Store-brand vitamins and supplements can save you money, but they may not be as perfect a match to national brands as you often are led to believe. Examples…
Walgreens One Daily Women’s 50+ Multivitamin (about $13) may seem like a good substitute for Centrum Silver Women 50+ Multivitamin/Multimineral Supplement (about $16). But the Walgreens supplement contains only 23 specific vitamins, minerals and nutrients, while Centrum has 31, including boron and potassium, which are not in the Walgreens version, and higher daily doses of vitamins A, C and E. Which is better? That may depend on an individual shopper’s nutritional needs. But what’s clear is that the Walgreens version isn’t an exact substitute for the national brand.
CVS Advanced Eye Health softgel tablets (about $17) say on the label that they’re “comparable” to the AREDS 2 study formula softgels popularized by Bausch & Lomb PreserVision (about $35). The Bausch & Lomb product contains all six ingredients that were used in that study by the National Institutes of Health, which resulted in slower progression of age-related macular degeneration, a very serious eye condition that could lead to partial blindness. The CVS product contains only two of the six ingredients—lutein and zeaxanthin—while leaving out all of the study’s proven vitamins and minerals (vitamin C, vitamin E, copper and zinc).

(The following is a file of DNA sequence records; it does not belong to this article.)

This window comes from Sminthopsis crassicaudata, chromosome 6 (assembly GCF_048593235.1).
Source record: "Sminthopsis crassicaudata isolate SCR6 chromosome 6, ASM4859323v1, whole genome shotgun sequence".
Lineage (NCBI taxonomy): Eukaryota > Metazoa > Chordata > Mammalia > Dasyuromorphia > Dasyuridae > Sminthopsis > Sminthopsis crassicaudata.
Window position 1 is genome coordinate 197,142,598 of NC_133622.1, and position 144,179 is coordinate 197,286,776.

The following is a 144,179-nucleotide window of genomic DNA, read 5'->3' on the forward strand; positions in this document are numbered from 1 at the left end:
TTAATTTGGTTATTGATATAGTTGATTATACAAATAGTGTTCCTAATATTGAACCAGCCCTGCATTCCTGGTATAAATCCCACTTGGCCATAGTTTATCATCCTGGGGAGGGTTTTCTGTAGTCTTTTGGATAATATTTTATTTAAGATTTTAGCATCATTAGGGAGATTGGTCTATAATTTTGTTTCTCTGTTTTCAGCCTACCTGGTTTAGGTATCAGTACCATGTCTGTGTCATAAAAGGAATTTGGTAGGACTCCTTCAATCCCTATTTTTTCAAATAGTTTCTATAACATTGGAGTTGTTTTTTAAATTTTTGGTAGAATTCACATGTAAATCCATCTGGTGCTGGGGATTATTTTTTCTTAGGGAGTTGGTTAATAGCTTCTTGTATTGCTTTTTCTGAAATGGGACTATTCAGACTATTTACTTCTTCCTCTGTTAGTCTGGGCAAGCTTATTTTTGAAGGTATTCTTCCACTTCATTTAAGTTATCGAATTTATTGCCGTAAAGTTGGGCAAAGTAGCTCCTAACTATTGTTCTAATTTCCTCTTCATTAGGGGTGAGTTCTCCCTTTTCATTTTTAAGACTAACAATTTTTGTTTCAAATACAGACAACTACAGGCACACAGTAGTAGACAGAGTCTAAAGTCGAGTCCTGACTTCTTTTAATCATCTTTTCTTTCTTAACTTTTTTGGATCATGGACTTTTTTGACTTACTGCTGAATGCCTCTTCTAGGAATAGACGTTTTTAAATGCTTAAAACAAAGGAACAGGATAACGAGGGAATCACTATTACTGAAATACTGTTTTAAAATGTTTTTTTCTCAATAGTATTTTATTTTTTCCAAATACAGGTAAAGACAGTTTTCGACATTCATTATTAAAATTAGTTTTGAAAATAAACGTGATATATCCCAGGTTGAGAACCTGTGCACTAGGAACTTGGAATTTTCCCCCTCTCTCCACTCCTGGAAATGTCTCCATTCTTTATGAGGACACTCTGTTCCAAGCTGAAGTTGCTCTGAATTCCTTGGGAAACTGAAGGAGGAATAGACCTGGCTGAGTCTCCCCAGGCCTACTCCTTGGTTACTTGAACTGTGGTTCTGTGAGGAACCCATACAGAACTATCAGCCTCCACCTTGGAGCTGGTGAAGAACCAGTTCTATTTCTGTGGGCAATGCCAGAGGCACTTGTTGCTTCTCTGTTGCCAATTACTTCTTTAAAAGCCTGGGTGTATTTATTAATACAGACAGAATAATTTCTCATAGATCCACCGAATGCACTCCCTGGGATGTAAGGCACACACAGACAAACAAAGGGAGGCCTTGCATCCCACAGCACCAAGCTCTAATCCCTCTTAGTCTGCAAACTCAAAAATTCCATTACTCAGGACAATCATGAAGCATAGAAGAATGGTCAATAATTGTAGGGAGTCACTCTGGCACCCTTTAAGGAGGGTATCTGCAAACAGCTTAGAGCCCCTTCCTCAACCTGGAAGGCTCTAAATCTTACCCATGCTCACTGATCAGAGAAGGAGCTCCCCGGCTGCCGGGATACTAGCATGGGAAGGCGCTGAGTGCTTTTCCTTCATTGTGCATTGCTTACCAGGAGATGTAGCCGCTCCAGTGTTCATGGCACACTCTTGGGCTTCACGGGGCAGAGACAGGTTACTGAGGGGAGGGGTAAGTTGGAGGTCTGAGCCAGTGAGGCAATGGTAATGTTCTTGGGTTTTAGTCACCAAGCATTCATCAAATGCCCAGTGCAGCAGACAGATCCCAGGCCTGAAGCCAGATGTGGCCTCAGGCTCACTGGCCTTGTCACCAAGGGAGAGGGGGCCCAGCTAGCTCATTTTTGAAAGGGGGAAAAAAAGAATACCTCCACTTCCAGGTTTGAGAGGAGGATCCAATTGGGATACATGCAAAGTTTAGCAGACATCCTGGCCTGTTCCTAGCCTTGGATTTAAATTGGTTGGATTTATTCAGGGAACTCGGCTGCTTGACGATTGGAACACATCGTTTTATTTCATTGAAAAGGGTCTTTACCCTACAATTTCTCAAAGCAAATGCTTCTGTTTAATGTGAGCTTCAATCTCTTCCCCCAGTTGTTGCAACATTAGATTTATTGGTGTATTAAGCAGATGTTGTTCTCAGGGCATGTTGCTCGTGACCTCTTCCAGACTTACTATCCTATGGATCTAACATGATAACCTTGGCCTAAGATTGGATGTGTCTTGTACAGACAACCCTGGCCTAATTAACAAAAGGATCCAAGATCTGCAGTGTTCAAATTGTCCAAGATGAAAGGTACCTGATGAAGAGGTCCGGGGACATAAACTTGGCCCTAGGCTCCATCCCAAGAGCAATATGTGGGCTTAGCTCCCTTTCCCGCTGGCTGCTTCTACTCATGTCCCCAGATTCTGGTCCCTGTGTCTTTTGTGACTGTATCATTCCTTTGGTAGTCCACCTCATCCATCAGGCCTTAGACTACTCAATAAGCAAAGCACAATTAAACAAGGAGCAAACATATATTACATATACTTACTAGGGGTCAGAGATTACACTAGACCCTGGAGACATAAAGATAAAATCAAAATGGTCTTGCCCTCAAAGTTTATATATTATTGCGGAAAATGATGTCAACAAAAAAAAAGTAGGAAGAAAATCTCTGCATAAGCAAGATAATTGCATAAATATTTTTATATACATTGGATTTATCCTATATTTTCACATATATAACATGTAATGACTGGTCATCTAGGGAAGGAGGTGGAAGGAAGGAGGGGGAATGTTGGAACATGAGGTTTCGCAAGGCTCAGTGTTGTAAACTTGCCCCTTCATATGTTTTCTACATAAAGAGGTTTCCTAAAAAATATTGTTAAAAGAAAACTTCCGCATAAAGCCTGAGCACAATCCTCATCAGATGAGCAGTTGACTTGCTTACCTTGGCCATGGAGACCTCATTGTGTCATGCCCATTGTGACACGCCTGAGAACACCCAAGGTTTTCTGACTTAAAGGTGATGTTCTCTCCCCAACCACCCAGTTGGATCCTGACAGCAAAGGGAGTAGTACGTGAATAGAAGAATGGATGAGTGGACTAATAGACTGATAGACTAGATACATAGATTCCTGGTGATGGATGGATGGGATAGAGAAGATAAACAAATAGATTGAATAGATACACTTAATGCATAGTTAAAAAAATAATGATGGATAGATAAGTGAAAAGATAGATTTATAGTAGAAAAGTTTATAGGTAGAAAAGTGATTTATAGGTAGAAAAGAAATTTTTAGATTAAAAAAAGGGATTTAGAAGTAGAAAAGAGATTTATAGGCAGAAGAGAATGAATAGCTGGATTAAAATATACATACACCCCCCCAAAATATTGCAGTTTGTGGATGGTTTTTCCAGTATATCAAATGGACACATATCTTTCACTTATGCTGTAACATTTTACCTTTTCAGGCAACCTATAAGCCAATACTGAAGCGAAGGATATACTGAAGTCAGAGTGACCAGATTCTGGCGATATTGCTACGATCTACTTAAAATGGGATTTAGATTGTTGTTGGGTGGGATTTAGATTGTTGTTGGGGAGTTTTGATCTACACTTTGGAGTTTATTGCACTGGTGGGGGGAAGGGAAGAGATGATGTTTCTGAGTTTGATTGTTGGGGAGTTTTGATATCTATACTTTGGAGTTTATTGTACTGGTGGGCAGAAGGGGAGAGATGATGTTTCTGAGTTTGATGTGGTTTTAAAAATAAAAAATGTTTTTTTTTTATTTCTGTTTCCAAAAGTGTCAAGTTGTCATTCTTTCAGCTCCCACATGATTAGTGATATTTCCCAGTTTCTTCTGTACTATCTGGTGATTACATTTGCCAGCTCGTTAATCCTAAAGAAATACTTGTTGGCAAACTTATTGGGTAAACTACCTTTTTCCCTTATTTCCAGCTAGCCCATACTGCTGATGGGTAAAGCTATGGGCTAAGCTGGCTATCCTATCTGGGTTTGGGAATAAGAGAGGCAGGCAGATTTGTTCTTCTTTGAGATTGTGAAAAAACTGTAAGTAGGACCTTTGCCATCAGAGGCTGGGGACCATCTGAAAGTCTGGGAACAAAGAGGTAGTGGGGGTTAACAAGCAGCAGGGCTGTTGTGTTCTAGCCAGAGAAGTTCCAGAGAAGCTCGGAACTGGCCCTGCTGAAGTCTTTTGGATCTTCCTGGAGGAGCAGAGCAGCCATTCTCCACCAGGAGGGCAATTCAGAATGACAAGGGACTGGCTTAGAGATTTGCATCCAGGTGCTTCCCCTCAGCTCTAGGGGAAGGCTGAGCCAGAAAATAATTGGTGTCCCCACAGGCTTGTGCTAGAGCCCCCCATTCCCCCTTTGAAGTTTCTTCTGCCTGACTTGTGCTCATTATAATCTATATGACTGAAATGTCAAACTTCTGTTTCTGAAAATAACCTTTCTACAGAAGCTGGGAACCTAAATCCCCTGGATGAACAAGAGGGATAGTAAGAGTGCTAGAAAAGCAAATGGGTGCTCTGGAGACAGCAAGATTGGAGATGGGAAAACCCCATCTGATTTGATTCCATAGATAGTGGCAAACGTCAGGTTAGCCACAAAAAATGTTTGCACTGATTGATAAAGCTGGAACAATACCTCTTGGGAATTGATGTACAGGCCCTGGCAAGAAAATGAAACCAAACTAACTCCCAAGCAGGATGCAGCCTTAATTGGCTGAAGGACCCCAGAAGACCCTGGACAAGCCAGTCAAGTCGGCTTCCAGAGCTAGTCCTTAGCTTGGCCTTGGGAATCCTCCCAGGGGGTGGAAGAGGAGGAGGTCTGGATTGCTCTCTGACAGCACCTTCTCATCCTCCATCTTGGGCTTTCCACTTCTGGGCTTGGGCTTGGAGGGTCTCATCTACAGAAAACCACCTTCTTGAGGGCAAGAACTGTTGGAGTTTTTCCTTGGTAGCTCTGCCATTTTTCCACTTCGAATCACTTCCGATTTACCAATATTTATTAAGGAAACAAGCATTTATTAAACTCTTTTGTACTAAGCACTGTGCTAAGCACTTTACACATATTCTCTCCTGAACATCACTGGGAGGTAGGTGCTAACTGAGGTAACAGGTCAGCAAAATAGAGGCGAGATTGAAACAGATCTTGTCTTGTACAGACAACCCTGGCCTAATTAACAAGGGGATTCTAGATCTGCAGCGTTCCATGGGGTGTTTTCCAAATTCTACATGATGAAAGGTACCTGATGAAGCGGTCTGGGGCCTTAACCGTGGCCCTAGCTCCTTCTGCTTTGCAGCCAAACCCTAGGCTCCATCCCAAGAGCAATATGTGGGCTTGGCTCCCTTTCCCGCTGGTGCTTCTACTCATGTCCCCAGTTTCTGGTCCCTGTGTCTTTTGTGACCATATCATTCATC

Bottom line: Compare ingredients carefully.